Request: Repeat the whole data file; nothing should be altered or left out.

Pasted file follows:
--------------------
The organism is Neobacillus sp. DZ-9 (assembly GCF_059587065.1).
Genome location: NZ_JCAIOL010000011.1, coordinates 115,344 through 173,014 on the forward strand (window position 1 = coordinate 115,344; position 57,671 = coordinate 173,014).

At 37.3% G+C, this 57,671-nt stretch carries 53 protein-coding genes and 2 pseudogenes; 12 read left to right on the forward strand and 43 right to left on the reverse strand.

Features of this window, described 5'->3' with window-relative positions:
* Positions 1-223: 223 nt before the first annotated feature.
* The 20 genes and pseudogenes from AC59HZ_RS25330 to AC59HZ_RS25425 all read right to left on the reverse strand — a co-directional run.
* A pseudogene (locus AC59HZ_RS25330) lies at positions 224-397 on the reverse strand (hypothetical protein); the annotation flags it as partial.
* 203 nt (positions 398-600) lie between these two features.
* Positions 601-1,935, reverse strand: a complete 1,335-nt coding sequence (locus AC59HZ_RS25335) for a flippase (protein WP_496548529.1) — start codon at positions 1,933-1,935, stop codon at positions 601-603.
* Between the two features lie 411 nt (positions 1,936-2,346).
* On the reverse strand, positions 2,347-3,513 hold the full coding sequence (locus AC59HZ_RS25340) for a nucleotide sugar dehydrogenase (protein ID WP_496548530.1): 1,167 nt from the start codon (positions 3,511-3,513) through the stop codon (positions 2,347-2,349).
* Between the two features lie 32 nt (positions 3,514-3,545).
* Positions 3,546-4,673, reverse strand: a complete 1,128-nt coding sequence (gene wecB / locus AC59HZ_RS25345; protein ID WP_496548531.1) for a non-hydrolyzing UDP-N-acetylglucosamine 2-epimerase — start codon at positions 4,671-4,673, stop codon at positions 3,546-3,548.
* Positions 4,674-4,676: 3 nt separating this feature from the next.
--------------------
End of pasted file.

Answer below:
The organism is Neobacillus sp. DZ-9 (assembly GCF_059587065.1).
Genome location: NZ_JCAIOL010000011.1, coordinates 115,344 through 173,014 on the forward strand (window position 1 = coordinate 115,344; position 57,671 = coordinate 173,014).

At 37.3% G+C, this 57,671-nt stretch carries 53 protein-coding genes and 2 pseudogenes; 12 read left to right on the forward strand and 43 right to left on the reverse strand.

Features of this window, described 5'->3' with window-relative positions:
* Positions 1-223: 223 nt before the first annotated feature.
* The 20 genes and pseudogenes from AC59HZ_RS25330 to AC59HZ_RS25425 all read right to left on the reverse strand — a co-directional run.
* A pseudogene (locus AC59HZ_RS25330) lies at positions 224-397 on the reverse strand (hypothetical protein); the annotation flags it as partial.
* 203 nt (positions 398-600) lie between these two features.
* Positions 601-1,935, reverse strand: a complete 1,335-nt coding sequence (locus AC59HZ_RS25335) for a flippase (protein WP_496548529.1) — start codon at positions 1,933-1,935, stop codon at positions 601-603.
* Between the two features lie 411 nt (positions 1,936-2,346).
* On the reverse strand, positions 2,347-3,513 hold the full coding sequence (locus AC59HZ_RS25340) for a nucleotide sugar dehydrogenase (protein ID WP_496548530.1): 1,167 nt from the start codon (positions 3,511-3,513) through the stop codon (positions 2,347-2,349).
* Between the two features lie 32 nt (positions 3,514-3,545).
* Positions 3,546-4,673, reverse strand: a complete 1,128-nt coding sequence (gene wecB / locus AC59HZ_RS25345; protein ID WP_496548531.1) for a non-hydrolyzing UDP-N-acetylglucosamine 2-epimerase — start codon at positions 4,671-4,673, stop codon at positions 3,546-3,548.
* Positions 4,674-4,676: 3 nt separating this feature from the next.